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The Fourth Circuit dismissed the County's petition to vacate or set aside the FAA's modified air-traffic procedure, or series of flight routes, that governs westbound departing aircraft at Baltimore/Washington International Thurgood Marshall Airport (TERPZ-6). The court agreed with the FAA that the petition is untimely under 49 U.S.C. 46110(a) because it was filed well over sixty days after the issuance of the agency's relevant order. In this case, the County unreasonably waited 110 days to demand voluntary relief from the FAA as a first resort, and six months for the agency to come to the table. Therefore, the County's belated effort to engage the FAA in a voluntary fix to the noise impacts associated with TERPZ-6, together with the FAA's belated offer to pursue such a fix, provides no grounds for not filing by the 60th day. View "Howard County v. Federal Aviation Administration" on Justia Law

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The FAA filed an enforcement action against Pacific before an ALJ, which was then appealed to the Administrator. The ALJ and Administrator held that they had the power to adjudicate the action because the FAA initially sent Pacific two separate notices alleging that Pacific was liable for civil penalties for different violations, with each notice seeking less than $50,000.Because the FAA ultimately pursued those penalties through a single complaint seeking more than $50,000, the Ninth Circuit held that the only tribunal with jurisdiction to adjudicate the complaint was a federal district court under 49 U.S.C. 46301(d)(4). The panel explained that its conclusion is not altered by the fact that the ALJ and Administrator ultimately imposed a total penalty of less than $50,000, because a higher amount was in controversy even though not ultimately awarded. Accordingly, the court vacated the Administrator's decision and remanded with instructions to dismiss. View "Sky-Med, Inc. v. Federal Aviation Administration" on Justia Law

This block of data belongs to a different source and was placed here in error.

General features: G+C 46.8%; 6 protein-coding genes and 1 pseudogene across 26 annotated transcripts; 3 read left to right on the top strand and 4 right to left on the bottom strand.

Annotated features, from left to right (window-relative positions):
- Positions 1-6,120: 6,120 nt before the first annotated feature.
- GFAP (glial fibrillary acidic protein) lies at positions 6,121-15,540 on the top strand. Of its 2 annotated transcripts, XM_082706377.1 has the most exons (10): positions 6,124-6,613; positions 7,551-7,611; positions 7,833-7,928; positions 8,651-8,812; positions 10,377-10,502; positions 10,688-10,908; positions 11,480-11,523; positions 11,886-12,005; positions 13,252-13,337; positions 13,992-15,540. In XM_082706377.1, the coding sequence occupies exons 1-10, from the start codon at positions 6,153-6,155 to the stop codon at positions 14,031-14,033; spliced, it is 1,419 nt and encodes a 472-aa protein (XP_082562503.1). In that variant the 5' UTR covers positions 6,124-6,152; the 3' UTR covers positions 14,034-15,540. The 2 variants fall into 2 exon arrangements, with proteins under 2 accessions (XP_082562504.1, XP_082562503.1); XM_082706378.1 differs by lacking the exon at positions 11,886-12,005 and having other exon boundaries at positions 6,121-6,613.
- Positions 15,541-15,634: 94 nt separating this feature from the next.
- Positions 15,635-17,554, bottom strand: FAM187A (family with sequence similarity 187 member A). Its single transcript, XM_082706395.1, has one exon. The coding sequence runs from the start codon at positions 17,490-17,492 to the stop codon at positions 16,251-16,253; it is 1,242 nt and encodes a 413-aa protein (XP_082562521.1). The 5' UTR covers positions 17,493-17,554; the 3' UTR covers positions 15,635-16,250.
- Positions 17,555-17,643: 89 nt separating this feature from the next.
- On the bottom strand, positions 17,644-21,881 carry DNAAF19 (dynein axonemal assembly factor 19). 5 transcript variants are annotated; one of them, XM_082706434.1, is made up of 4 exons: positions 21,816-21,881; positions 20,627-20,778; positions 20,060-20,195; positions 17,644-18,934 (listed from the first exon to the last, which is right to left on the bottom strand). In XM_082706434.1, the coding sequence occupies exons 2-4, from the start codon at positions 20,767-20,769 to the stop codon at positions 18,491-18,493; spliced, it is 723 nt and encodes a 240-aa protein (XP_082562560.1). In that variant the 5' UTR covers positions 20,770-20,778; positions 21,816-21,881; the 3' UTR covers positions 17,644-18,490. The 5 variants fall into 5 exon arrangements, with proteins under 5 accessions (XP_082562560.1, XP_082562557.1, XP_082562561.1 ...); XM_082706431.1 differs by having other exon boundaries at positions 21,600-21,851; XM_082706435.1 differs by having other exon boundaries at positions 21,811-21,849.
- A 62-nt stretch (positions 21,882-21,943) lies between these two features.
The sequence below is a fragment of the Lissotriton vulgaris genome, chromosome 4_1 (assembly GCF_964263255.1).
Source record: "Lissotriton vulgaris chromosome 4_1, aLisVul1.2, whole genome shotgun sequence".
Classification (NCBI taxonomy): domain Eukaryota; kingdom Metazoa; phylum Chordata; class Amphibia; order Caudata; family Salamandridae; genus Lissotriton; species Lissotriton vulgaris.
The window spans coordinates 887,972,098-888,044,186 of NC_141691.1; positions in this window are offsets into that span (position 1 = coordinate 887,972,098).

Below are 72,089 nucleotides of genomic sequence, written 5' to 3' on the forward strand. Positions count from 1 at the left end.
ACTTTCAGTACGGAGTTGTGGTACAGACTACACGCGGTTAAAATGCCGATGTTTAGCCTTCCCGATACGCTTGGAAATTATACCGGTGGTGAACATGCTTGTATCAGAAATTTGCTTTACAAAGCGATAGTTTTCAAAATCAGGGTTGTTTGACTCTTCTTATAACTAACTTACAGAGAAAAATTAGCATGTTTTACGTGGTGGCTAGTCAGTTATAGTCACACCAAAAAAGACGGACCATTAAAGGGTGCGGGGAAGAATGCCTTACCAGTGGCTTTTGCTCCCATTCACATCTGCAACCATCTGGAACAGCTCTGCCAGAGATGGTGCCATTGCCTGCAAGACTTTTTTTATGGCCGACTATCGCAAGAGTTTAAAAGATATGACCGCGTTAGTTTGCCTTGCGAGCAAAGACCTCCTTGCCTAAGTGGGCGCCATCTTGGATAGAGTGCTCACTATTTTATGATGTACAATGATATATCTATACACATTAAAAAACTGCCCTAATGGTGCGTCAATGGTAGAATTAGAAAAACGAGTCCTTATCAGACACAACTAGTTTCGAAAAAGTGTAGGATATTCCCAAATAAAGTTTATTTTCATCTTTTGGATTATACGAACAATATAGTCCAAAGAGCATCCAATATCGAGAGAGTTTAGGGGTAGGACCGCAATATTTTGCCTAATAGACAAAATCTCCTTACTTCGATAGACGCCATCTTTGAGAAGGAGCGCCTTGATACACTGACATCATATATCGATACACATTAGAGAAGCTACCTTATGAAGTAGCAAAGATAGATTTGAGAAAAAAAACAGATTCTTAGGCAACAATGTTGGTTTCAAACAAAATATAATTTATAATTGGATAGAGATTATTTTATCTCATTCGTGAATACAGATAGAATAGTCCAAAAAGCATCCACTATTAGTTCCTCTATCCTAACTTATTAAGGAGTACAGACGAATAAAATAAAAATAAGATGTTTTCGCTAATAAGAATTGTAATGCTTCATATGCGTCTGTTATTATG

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The DC Circuit dismissed petitions for review of several Federal Aviation Administration actions related to the proposed expansion of the Paulding Northwest Atlanta Airport. The court held that it lacked jurisdiction because none of petitioners' challenges involves an ongoing case or controversy. In this case, petitioners lack standing to pursue their challenge to the FAA's decision to withdraw its concurrence in GDOT's written reevaluation, because petitioners' injuries are not fairly traceable to the challenged action. Furthermore, petitioners' remaining challenges concerning the FAA's concurrence in GDOT's written re-evaluation, the FAA's denial of reconsideration of that concurrence, and the FAA's withdrawal of the airport expansion from the then-pending commercial service environmental assessment are all moot. View "Louie v. Dickson" on Justia Law

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The Great Lakes Pilotage Act requires foreign vessels and American vessels participating in foreign trade to hire an American or Canadian maritime pilot to assist in navigating the difficult waters of the Great Lakes. Shippers challenged the pilot rates for the 2016 commercial shipping season under the Administrative Procedure Act (APA). Shippers claimed that the 2016 Rule set an artificially inflated pilot rate that caused significant harm to the industry.The DC Circuit affirmed the district court's decision upholding parts of the 2016 Rule setting higher compensation targets for the pilots. The court also affirmed the district court's holding that several parts of the rule are unsupported by the administrative record. The court held that, although remand without vacatur is the exception rather than the rule, the district court acted within its discretion here, given the disruption likely to occur from reallocating rates paid several years ago. View "American Great Lakes Ports Ass'n v. Schultz" on Justia Law